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Research Letter
June 26, 2017

Adverse Events Reported to the US Food and Drug Administration for Cosmetics and Personal Care Products

Author Affiliations
  • 1Northwestern University Feinberg School of Medicine, Chicago, Illinois
  • 2Division of Biostatistics, Department of Preventive Medicine, Northwestern University Feinberg School of Medicine, Chicago, Illinois
  • 3Department of Dermatology, Northwestern University Feinberg School of Medicine, Chicago, Illinois
JAMA Intern Med. Published online June 26, 2017. doi:10.1001/jamainternmed.2017.2762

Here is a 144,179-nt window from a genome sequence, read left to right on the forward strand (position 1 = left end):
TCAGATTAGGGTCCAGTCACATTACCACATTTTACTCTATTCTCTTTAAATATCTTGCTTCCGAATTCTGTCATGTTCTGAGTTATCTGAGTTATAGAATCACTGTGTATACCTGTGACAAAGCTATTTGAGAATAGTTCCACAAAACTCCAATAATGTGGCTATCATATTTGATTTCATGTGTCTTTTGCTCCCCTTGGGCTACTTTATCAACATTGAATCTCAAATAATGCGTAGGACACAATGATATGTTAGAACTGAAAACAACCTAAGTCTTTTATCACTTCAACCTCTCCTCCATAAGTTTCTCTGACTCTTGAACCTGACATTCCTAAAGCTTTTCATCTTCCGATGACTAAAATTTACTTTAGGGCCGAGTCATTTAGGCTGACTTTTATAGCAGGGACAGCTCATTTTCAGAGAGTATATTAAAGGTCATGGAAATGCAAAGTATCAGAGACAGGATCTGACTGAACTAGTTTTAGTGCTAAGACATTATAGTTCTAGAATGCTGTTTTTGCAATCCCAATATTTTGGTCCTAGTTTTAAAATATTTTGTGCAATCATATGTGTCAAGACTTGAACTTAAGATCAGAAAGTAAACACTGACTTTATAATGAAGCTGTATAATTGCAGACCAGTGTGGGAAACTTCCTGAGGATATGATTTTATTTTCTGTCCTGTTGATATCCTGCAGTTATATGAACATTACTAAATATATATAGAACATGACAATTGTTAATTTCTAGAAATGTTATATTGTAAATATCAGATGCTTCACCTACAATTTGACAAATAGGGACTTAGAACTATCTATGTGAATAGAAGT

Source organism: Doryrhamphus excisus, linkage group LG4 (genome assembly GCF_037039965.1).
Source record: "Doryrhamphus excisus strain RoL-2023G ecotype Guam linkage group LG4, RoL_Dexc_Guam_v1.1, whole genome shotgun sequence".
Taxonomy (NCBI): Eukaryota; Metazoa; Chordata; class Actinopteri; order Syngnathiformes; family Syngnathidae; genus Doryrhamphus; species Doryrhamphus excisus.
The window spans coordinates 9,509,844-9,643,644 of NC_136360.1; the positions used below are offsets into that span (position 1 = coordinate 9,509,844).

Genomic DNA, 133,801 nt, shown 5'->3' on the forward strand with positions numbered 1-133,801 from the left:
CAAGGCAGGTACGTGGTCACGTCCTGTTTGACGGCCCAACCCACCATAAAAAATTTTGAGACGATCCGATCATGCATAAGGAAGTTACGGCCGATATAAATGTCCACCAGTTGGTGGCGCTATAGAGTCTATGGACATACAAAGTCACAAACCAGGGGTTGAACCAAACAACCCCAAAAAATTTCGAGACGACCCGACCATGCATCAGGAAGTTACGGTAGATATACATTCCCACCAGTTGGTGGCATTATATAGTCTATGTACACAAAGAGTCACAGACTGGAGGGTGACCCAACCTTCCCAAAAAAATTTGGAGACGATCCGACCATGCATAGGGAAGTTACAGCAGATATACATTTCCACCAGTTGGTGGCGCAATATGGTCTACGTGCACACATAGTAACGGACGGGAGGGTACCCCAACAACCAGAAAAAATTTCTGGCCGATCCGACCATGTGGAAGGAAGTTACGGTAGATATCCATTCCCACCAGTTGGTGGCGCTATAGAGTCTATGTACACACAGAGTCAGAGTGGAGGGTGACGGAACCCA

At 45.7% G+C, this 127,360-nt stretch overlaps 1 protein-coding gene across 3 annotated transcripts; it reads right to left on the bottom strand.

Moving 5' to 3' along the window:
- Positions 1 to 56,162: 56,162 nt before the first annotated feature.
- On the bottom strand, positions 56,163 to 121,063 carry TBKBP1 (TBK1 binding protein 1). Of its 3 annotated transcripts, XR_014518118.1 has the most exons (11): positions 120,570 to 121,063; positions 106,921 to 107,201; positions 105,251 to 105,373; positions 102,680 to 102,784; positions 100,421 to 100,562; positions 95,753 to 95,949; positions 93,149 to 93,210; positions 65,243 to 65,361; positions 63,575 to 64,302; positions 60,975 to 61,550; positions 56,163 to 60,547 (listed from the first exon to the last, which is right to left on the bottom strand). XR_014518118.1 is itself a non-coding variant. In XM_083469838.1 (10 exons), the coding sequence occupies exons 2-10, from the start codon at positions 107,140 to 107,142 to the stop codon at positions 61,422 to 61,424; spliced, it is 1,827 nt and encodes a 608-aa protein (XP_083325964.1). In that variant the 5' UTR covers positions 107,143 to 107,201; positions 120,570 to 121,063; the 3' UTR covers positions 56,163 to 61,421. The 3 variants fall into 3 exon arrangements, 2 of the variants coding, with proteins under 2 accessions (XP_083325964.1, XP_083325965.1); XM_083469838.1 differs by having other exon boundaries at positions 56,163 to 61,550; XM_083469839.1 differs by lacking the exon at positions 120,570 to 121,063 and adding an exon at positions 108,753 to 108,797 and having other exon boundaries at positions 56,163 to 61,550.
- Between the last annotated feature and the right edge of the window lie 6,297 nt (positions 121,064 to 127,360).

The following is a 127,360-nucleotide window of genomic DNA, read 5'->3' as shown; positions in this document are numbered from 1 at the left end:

The US Food and Drug Administration (FDA) defines cosmetics as articles for beautification, cleansing, or altering physical appearance. There have been multiple public health controversies surrounding cosmetics involving lip balms,1 lipsticks,2 and eyelash makeups adulterated with prostaglandins.3 In 2014, the FDA began investigating WEN by Chaz Dean Cleansing Conditioners after directly receiving 127 consumer reports. The FDA later learned the manufacturer had already received 21 000 complaints of alopecia and scalp irritation.4 The product remains on the market with the FDA currently soliciting additional consumer reports. To encourage greater transparency and more reporting, the FDA’s Center for Food Safety and Applied Nutrition’s Adverse Event Reporting System (CFSAN), a repository of adverse events related to foods, dietary supplements, and cosmetics, was made publically available in 2016. Our objective was to examine adverse events in CFSAN to inform future policymaking.

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